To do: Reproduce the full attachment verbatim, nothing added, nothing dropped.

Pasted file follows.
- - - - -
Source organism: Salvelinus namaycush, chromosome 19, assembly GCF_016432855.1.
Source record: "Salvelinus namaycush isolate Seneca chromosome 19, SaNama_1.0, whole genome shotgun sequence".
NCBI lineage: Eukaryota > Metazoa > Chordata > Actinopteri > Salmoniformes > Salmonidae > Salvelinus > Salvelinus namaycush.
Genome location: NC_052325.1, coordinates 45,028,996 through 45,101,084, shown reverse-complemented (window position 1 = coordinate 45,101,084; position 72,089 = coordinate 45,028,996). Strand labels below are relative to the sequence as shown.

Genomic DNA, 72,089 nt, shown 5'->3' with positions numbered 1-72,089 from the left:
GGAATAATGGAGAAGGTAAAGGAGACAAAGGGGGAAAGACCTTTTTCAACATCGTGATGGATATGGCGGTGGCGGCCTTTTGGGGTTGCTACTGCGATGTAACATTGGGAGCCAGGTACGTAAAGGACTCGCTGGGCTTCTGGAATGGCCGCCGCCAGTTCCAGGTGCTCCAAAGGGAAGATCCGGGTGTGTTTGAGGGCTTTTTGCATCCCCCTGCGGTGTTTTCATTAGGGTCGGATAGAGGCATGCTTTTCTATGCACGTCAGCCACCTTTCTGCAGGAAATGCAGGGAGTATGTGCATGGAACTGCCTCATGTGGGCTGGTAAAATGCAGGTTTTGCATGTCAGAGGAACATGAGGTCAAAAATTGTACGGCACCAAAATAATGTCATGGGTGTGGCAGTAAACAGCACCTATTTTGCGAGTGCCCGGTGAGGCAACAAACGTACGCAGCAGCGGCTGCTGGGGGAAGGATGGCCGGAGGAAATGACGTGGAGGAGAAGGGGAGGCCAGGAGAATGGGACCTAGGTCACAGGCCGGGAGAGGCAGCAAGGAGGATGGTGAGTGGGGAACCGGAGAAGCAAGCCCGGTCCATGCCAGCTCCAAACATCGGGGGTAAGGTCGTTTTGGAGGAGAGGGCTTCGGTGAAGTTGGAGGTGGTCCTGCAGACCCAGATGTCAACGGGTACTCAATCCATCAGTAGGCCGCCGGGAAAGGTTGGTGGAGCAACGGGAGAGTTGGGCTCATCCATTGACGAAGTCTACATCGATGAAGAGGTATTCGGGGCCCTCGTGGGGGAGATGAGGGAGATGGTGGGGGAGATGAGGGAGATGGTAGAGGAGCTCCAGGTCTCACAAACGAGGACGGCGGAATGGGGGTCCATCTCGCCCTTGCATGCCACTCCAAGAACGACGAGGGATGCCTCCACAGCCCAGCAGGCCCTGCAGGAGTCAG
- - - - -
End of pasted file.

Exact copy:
Source organism: Salvelinus namaycush, chromosome 19, assembly GCF_016432855.1.
Source record: "Salvelinus namaycush isolate Seneca chromosome 19, SaNama_1.0, whole genome shotgun sequence".
NCBI lineage: Eukaryota > Metazoa > Chordata > Actinopteri > Salmoniformes > Salmonidae > Salvelinus > Salvelinus namaycush.
Genome location: NC_052325.1, coordinates 45,028,996 through 45,101,084, shown reverse-complemented (window position 1 = coordinate 45,101,084; position 72,089 = coordinate 45,028,996). Strand labels below are relative to the sequence as shown.

Genomic DNA, 72,089 nt, shown 5'->3' with positions numbered 1-72,089 from the left:
GGAATAATGGAGAAGGTAAAGGAGACAAAGGGGGAAAGACCTTTTTCAACATCGTGATGGATATGGCGGTGGCGGCCTTTTGGGGTTGCTACTGCGATGTAACATTGGGAGCCAGGTACGTAAAGGACTCGCTGGGCTTCTGGAATGGCCGCCGCCAGTTCCAGGTGCTCCAAAGGGAAGATCCGGGTGTGTTTGAGGGCTTTTTGCATCCCCCTGCGGTGTTTTCATTAGGGTCGGATAGAGGCATGCTTTTCTATGCACGTCAGCCACCTTTCTGCAGGAAATGCAGGGAGTATGTGCATGGAACTGCCTCATGTGGGCTGGTAAAATGCAGGTTTTGCATGTCAGAGGAACATGAGGTCAAAAATTGTACGGCACCAAAATAATGTCATGGGTGTGGCAGTAAACAGCACCTATTTTGCGAGTGCCCGGTGAGGCAACAAACGTACGCAGCAGCGGCTGCTGGGGGAAGGATGGCCGGAGGAAATGACGTGGAGGAGAAGGGGAGGCCAGGAGAATGGGACCTAGGTCACAGGCCGGGAGAGGCAGCAAGGAGGATGGTGAGTGGGGAACCGGAGAAGCAAGCCCGGTCCATGCCAGCTCCAAACATCGGGGGTAAGGTCGTTTTGGAGGAGAGGGCTTCGGTGAAGTTGGAGGTGGTCCTGCAGACCCAGATGTCAACGGGTACTCAATCCATCAGTAGGCCGCCGGGAAAGGTTGGTGGAGCAACGGGAGAGTTGGGCTCATCCATTGACGAAGTCTACATCGATGAAGAGGTATTCGGGGCCCTCGTGGGGGAGATGAGGGAGATGGTGGGGGAGATGAGGGAGATGGTAGAGGAGCTCCAGGTCTCACAAACGAGGACGGCGGAATGGGGGTCCATCTCGCCCTTGCATGCCACTCCAAGAACGACGAGGGATGCCTCCACAGCCCAGCAGGCCCTGCAGGAGTCAG